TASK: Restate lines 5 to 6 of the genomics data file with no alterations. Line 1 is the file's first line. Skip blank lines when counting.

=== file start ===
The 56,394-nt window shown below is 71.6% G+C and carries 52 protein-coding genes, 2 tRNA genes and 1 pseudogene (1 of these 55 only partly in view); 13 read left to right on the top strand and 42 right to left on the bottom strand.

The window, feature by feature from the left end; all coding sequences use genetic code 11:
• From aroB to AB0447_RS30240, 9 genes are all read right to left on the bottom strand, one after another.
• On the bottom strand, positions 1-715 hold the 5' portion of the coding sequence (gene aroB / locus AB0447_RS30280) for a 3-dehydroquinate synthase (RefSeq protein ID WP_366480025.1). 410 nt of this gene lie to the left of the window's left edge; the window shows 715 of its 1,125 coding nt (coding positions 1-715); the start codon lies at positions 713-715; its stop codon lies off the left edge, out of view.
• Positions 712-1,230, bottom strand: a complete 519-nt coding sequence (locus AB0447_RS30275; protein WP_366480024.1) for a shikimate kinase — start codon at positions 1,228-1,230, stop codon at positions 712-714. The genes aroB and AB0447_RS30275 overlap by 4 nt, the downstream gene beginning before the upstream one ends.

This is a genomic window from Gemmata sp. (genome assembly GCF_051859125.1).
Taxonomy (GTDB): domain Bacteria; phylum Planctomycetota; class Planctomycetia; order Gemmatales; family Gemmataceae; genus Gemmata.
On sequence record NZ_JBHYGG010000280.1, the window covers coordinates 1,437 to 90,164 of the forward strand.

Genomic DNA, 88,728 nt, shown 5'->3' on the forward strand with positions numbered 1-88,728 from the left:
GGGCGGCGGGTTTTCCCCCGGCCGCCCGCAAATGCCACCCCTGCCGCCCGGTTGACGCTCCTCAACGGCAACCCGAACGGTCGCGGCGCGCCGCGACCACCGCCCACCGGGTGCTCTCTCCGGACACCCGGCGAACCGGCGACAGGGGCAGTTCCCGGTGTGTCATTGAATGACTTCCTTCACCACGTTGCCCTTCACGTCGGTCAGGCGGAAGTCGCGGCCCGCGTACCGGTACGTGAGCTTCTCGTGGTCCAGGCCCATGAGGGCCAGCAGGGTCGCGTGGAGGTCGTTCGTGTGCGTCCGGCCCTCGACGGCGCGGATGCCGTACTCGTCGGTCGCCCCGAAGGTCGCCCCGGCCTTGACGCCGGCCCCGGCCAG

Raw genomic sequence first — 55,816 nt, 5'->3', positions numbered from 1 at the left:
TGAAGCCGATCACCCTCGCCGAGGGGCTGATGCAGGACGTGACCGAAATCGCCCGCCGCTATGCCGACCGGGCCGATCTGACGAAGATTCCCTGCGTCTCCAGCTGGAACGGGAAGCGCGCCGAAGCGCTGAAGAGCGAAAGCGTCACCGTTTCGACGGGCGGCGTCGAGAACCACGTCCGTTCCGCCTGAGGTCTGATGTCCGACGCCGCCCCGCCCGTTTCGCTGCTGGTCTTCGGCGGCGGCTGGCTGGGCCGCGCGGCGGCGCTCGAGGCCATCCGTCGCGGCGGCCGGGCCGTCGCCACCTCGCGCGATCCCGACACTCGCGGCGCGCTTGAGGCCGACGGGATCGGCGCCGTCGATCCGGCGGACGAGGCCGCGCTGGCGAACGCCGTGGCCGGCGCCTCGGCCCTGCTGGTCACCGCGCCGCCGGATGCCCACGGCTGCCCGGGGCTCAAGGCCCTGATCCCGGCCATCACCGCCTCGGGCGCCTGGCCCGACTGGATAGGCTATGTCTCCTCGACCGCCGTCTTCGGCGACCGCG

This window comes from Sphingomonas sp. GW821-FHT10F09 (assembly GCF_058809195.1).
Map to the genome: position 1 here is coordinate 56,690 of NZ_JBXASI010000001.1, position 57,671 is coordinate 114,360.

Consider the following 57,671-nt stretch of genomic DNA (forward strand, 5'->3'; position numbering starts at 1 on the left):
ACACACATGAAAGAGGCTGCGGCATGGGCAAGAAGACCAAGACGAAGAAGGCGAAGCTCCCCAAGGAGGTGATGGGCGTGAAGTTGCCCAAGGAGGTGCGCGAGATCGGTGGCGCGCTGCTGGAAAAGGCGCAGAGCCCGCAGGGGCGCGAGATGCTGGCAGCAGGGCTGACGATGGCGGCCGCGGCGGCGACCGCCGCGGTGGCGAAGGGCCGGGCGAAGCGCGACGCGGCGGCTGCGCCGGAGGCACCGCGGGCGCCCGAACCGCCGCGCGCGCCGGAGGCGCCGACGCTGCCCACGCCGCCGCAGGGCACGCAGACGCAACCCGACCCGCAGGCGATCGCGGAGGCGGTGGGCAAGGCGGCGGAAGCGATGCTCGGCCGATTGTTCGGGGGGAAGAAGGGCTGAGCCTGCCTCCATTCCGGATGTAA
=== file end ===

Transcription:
• Positions 712-1,230, bottom strand: a complete 519-nt coding sequence (locus AB0447_RS30275; protein WP_366480024.1) for a shikimate kinase — start codon at positions 1,228-1,230, stop codon at positions 712-714. The genes aroB and AB0447_RS30275 overlap by 4 nt, the downstream gene beginning before the upstream one ends.

This is a genomic window from Gemmata sp. (genome assembly GCF_051859125.1).